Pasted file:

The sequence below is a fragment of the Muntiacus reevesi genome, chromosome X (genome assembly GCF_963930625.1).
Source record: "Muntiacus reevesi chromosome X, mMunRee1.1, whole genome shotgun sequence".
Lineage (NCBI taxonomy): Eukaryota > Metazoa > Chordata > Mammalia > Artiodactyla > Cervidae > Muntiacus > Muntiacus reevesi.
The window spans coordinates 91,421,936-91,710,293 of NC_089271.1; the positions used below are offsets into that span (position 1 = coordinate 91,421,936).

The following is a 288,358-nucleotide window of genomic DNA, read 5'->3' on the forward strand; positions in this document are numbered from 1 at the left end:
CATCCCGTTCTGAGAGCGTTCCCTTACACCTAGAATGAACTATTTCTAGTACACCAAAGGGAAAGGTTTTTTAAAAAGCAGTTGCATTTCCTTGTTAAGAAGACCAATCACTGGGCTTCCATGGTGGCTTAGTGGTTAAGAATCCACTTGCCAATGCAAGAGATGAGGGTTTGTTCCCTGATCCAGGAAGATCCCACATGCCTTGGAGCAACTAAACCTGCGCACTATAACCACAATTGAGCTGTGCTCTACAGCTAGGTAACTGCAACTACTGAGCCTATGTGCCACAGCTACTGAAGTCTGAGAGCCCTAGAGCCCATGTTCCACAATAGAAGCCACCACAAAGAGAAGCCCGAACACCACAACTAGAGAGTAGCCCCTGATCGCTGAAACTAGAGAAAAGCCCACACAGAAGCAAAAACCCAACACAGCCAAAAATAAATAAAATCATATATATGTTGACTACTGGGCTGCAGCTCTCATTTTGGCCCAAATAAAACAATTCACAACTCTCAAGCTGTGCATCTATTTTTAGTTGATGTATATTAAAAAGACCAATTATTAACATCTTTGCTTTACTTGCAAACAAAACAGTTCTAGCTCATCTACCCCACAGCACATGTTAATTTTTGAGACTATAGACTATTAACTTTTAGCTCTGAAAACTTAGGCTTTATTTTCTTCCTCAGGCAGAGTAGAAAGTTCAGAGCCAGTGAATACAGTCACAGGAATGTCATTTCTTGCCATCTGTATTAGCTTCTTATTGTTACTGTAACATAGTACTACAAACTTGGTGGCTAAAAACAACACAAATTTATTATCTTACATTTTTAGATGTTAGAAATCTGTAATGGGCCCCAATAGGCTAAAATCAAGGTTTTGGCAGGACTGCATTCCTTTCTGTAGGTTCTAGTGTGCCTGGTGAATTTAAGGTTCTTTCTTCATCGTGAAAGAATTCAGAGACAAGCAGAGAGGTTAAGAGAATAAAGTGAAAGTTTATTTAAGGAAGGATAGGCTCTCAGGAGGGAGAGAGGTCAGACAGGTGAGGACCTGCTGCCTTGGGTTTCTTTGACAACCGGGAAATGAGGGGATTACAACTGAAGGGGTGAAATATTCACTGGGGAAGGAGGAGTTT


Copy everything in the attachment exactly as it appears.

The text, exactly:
The sequence below is a fragment of the Muntiacus reevesi genome, chromosome X (genome assembly GCF_963930625.1).
Source record: "Muntiacus reevesi chromosome X, mMunRee1.1, whole genome shotgun sequence".
Lineage (NCBI taxonomy): Eukaryota > Metazoa > Chordata > Mammalia > Artiodactyla > Cervidae > Muntiacus > Muntiacus reevesi.
The window spans coordinates 91,421,936-91,710,293 of NC_089271.1; the positions used below are offsets into that span (position 1 = coordinate 91,421,936).

The following is a 288,358-nucleotide window of genomic DNA, read 5'->3' on the forward strand; positions in this document are numbered from 1 at the left end:
CATCCCGTTCTGAGAGCGTTCCCTTACACCTAGAATGAACTATTTCTAGTACACCAAAGGGAAAGGTTTTTTAAAAAGCAGTTGCATTTCCTTGTTAAGAAGACCAATCACTGGGCTTCCATGGTGGCTTAGTGGTTAAGAATCCACTTGCCAATGCAAGAGATGAGGGTTTGTTCCCTGATCCAGGAAGATCCCACATGCCTTGGAGCAACTAAACCTGCGCACTATAACCACAATTGAGCTGTGCTCTACAGCTAGGTAACTGCAACTACTGAGCCTATGTGCCACAGCTACTGAAGTCTGAGAGCCCTAGAGCCCATGTTCCACAATAGAAGCCACCACAAAGAGAAGCCCGAACACCACAACTAGAGAGTAGCCCCTGATCGCTGAAACTAGAGAAAAGCCCACACAGAAGCAAAAACCCAACACAGCCAAAAATAAATAAAATCATATATATGTTGACTACTGGGCTGCAGCTCTCATTTTGGCCCAAATAAAACAATTCACAACTCTCAAGCTGTGCATCTATTTTTAGTTGATGTATATTAAAAAGACCAATTATTAACATCTTTGCTTTACTTGCAAACAAAACAGTTCTAGCTCATCTACCCCACAGCACATGTTAATTTTTGAGACTATAGACTATTAACTTTTAGCTCTGAAAACTTAGGCTTTATTTTCTTCCTCAGGCAGAGTAGAAAGTTCAGAGCCAGTGAATACAGTCACAGGAATGTCATTTCTTGCCATCTGTATTAGCTTCTTATTGTTACTGTAACATAGTACTACAAACTTGGTGGCTAAAAACAACACAAATTTATTATCTTACATTTTTAGATGTTAGAAATCTGTAATGGGCCCCAATAGGCTAAAATCAAGGTTTTGGCAGGACTGCATTCCTTTCTGTAGGTTCTAGTGTGCCTGGTGAATTTAAGGTTCTTTCTTCATCGTGAAAGAATTCAGAGACAAGCAGAGAGGTTAAGAGAATAAAGTGAAAGTTTATTTAAGGAAGGATAGGCTCTCAGGAGGGAGAGAGGTCAGACAGGTGAGGACCTGCTGCCTTGGGTTTCTTTGACAACCGGGAAATGAGGGGATTACAACTGAAGGGGTGAAATATTCACTGGGGAAGGAGGAGTTT